Billy the Kid, one of America’s most notorious gunslingers and Wild West frontier outlaws, was shot dead in New Mexico in 1881 by Lincoln County sheriff Pat Garrett. Or was he?

The Billy the Kid Museum is at 114 N. Pecan St. in Hico. Call 254/796-2523.

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Folks in Hico, Texas, have long asserted that instead of meeting his maker at the end of a bullet, Billy the Kid lived his final years peacefully in Hico under the name of William Henry Roberts. Though she’s no private investigator, Senior Editor Lori Moffatt tries to get to the bottom of the story in an interview with Sue Land, the longtime director of Hico’s Billy the Kid Museum.

TH: OK. I’ll cut to the chase. Did Billy the Kid not perish at Fort Sumner, New Mexico, as most stories purport?

Sue: No, we believe he did not. We believe that Billy the Kid, going by the name of William Henry Roberts or “Brushy Bill,” lived in Texas since 1883, working in Wild West shows, training mustangs for the Rough Riders, picking up odd jobs. He lived here for the last 17 ½ years. Folks around here who knew Billy when they were kids say that he always wore chaps, a big hat, and a kerchief. He never let his wife walk beside him, as he was always afraid there was a price on his head. In December 1950, a few days short of his 91st birthday, Billy the Kid died of a heart attack on the street, right behind Jersey Lilly’s Mexican restaurant on Pecan Street.

TH: Tell me more.

Sue: Well, when the shootout with Pat Garrett took place in New Mexico, it was July 1881. That is true. But it was not Billy who was shot and killed; it was another man. Many reports say that when Pat Garrett shot the man in the back, he walked right past the body and did not look. One of the deputies said, “You’ve shot the wrong man.” There was another person on the scene who said, “You’ve killed my boy.” That person was not Billy’s father.

The shootout took place at a ranch house owned by a fellow named Pete Maxwell. Maxwell’s sister Paulita was sweet on Billy, and Billy was sweet on her. We believe that Billy came to say goodbye and that’s when Pat Garrett ambushed him and shot the grown fellow. The young man they buried as Billy the Kid had a dark beard, but Billy had only peach fuzz. Many people swore on affidavits over the years that Billy the Kid wasn’t dead.

TH: What evidence do you have that Billy lived in Hico all these years?

Sue:The best evidence we have comes from this story: Prior to 1950, there was a private investigator in Florida by the name of Morrison, who was hired by a former outlaw and gunman named Jesse Evans. Jesse, who had ridden with Billy the Kid in a posse called the Regulators, wanted Morrison to prove that he was indeed Jesse Evans so he could inherit some property in Florida. Morrison proved it, and the Florida courts gave Jesse the estate. In the course of working out the details, Jesse Evans told Morrison where he could find Billy the Kid. He told Morrison that he was in Texas, and told him about another man named Daniels who could tell him exactly where Billy was living and under what name.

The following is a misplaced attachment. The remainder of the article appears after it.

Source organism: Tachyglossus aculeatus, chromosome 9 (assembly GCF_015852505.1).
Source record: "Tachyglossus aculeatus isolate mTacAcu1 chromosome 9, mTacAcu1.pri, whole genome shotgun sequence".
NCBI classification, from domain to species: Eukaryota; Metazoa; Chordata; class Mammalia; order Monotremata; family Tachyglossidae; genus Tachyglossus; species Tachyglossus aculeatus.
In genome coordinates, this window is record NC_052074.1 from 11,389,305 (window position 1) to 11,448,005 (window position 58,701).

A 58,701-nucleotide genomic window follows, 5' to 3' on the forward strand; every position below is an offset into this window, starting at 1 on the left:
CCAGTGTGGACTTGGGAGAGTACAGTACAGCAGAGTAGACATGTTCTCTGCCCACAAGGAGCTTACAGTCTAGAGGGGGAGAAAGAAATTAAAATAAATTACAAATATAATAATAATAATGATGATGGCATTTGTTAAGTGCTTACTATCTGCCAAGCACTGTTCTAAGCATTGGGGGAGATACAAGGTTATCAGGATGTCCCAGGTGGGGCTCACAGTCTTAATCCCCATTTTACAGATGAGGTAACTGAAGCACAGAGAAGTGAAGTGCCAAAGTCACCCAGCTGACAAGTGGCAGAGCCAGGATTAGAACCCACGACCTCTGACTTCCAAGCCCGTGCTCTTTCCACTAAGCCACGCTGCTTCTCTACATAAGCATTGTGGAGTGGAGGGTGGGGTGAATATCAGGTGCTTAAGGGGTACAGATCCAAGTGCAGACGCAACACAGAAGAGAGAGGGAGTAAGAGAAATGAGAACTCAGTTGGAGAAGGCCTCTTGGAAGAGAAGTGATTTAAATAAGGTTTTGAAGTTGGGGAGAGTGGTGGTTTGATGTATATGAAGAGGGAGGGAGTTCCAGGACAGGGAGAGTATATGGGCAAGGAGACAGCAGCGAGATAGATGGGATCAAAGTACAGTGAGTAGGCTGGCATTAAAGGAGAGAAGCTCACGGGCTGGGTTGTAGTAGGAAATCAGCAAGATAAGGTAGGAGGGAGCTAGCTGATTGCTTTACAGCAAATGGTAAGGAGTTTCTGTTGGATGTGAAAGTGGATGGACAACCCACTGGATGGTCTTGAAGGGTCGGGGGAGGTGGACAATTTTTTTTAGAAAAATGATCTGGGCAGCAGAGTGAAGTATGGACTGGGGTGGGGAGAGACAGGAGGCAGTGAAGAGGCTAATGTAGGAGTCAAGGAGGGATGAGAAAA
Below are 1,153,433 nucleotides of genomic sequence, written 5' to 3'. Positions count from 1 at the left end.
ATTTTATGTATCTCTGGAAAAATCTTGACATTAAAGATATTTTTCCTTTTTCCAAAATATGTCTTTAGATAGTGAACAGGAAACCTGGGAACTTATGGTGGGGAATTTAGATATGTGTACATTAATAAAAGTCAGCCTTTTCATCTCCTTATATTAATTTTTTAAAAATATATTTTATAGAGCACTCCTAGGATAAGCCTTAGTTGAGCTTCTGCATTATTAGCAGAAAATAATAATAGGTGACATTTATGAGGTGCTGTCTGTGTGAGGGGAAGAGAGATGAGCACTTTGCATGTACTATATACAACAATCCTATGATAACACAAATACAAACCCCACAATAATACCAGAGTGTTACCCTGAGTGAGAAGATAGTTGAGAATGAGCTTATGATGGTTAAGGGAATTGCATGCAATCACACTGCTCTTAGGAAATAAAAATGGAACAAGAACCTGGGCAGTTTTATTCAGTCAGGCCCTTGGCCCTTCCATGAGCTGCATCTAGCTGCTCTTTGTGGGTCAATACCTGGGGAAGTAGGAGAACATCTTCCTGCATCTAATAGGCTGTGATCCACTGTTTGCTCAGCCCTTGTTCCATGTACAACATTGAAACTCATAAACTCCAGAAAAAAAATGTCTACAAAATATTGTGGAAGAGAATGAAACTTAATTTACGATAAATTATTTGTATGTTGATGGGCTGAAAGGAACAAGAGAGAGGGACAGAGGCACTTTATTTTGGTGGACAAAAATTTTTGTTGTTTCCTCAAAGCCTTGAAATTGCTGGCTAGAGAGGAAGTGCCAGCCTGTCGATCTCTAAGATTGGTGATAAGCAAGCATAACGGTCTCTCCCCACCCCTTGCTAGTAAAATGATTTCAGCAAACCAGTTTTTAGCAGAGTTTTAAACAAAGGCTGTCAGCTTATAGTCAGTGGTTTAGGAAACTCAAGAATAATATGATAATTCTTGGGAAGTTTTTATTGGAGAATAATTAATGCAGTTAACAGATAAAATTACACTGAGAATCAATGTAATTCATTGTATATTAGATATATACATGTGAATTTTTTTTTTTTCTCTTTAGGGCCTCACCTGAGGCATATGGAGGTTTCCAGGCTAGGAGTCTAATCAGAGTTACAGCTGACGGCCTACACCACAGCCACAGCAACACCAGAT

TH: This is sounding very complicated.

Sue: Yes. And in those days, there was no Internet, no cell phones. It was hard to identify a conspiracy. But Morrison contacted Daniels, who told Morrison that Billy the Kid was alive and well and living in Texas under the name of Brushy Bill.

Morrison tried to talk to Brushy twice. Brushy Bill would not talk to him. On the third try, Brushy told Morrison to wait until his wife had gone shopping; then he would talk to him. See, Brushy had never told his wife about his true identity. So when Morrison came back, Brushy said he would talk if Morrison could help him get the pardon promised to him by New Mexico governor Lew Wallace, who hadn’t kept his end of a bargain. See, Billy had helped imprison some other criminals, but instead of receiving a pardon, the local law said he would be hanged. So Billy escaped and shot dead his guards. That’s when the price was put on his head.

Sue:Billy never did receive his pardon. But at some point, Morrison examined Brushy’s body and saw that some of Brushy’s scars matched those that Billy was known to have had. He believed him at that point, and took Brushy to New Mexico. Brushy was able to name places and identify things that only Billy the Kid could have known.

The only real way to prove it would be to do a DNA study; we could take DNA from Brushy Bill’s bones, but we don’t have a precedent to do that. But over in New Mexico, the cemetery where Billy was supposedly buried has flooded, and back then they used wooden caskets. So New Mexico has no body.

TH: It’s still a mystery!

Sue: Yes. Come on out to the Billy the Kid Museum and we’ll show you around.

From the April 2015 issue

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